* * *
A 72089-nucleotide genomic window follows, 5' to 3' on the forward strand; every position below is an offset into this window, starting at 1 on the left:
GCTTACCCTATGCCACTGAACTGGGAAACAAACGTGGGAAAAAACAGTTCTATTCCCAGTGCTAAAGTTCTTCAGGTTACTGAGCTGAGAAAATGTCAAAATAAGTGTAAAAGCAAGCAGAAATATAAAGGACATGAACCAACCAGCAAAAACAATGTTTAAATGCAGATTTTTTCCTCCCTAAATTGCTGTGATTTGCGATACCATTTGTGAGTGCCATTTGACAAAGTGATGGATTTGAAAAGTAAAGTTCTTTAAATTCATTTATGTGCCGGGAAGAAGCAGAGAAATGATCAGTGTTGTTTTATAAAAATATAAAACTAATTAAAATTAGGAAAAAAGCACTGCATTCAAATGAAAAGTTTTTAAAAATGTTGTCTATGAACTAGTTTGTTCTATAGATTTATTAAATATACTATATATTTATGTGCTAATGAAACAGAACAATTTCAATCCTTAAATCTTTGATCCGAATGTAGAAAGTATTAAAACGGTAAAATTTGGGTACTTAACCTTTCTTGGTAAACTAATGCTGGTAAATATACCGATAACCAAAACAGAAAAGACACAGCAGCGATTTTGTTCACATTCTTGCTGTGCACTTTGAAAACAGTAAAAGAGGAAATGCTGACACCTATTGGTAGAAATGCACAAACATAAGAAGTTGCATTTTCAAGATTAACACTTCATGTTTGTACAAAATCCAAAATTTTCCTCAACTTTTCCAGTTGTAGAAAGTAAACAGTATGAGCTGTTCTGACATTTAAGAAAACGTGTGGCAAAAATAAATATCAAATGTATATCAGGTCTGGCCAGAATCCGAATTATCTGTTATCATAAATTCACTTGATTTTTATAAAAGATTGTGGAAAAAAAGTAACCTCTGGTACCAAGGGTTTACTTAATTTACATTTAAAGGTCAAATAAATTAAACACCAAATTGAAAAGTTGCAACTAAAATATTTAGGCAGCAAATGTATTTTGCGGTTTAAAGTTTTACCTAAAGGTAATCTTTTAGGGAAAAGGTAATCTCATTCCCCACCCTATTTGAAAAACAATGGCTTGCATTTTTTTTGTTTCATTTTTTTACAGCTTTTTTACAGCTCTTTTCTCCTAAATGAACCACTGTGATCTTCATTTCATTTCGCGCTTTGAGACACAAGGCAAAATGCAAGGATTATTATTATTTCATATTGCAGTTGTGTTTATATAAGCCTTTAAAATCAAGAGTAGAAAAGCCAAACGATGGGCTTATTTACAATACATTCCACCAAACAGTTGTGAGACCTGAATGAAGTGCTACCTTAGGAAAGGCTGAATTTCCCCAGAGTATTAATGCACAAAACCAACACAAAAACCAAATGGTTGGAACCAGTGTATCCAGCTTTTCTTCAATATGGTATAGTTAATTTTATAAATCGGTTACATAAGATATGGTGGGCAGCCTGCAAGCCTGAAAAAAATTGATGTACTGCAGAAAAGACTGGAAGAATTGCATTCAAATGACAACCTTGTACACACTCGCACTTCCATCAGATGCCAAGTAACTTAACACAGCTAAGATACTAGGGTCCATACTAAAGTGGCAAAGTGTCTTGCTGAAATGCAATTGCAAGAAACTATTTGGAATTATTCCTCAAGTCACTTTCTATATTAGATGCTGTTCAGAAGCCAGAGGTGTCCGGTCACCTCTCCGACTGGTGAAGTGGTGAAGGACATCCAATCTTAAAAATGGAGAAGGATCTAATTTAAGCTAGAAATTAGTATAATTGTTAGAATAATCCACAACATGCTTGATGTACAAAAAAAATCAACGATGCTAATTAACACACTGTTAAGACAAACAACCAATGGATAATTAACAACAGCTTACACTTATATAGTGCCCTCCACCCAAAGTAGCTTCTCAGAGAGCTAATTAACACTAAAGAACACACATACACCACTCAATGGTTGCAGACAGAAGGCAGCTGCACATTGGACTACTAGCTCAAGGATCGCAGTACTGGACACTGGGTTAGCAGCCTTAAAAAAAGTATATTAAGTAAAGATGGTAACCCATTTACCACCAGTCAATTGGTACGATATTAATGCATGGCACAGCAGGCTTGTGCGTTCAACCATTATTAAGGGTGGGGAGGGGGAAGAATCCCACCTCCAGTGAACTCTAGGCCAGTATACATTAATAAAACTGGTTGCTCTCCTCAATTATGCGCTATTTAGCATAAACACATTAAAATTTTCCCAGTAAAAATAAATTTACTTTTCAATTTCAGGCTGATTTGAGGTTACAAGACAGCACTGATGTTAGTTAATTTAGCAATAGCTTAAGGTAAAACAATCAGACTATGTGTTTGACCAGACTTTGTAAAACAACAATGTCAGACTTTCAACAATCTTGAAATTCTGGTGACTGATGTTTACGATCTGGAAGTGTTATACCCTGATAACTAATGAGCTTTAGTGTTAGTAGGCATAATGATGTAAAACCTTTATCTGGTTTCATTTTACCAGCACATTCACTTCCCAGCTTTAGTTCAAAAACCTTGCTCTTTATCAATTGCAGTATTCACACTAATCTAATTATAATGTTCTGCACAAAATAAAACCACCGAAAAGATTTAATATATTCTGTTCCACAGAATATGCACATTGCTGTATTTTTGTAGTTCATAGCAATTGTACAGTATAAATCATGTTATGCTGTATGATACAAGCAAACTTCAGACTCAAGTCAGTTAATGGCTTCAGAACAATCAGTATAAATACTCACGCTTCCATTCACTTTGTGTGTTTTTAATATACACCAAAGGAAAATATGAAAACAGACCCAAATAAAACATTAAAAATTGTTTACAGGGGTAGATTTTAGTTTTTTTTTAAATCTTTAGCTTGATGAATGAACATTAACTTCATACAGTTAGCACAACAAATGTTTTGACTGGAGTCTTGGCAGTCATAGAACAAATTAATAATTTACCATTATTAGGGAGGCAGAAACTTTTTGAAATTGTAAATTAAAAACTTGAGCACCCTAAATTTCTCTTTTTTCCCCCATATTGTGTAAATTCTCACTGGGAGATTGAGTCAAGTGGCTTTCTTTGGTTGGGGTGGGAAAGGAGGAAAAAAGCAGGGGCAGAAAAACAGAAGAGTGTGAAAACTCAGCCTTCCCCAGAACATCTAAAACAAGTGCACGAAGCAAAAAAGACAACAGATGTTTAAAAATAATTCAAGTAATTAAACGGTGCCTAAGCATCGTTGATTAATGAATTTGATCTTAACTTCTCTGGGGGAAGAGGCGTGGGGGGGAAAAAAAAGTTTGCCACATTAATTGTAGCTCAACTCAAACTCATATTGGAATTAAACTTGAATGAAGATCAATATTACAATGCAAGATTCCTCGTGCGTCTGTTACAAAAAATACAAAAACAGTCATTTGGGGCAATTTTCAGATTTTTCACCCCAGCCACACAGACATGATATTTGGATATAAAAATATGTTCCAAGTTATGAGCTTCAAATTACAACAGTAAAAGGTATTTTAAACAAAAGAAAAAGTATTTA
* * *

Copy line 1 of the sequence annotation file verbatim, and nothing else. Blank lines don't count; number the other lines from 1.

A 72089-nucleotide genomic window follows, 5' to 3' on the forward strand; every position below is an offset into this window, starting at 1 on the left: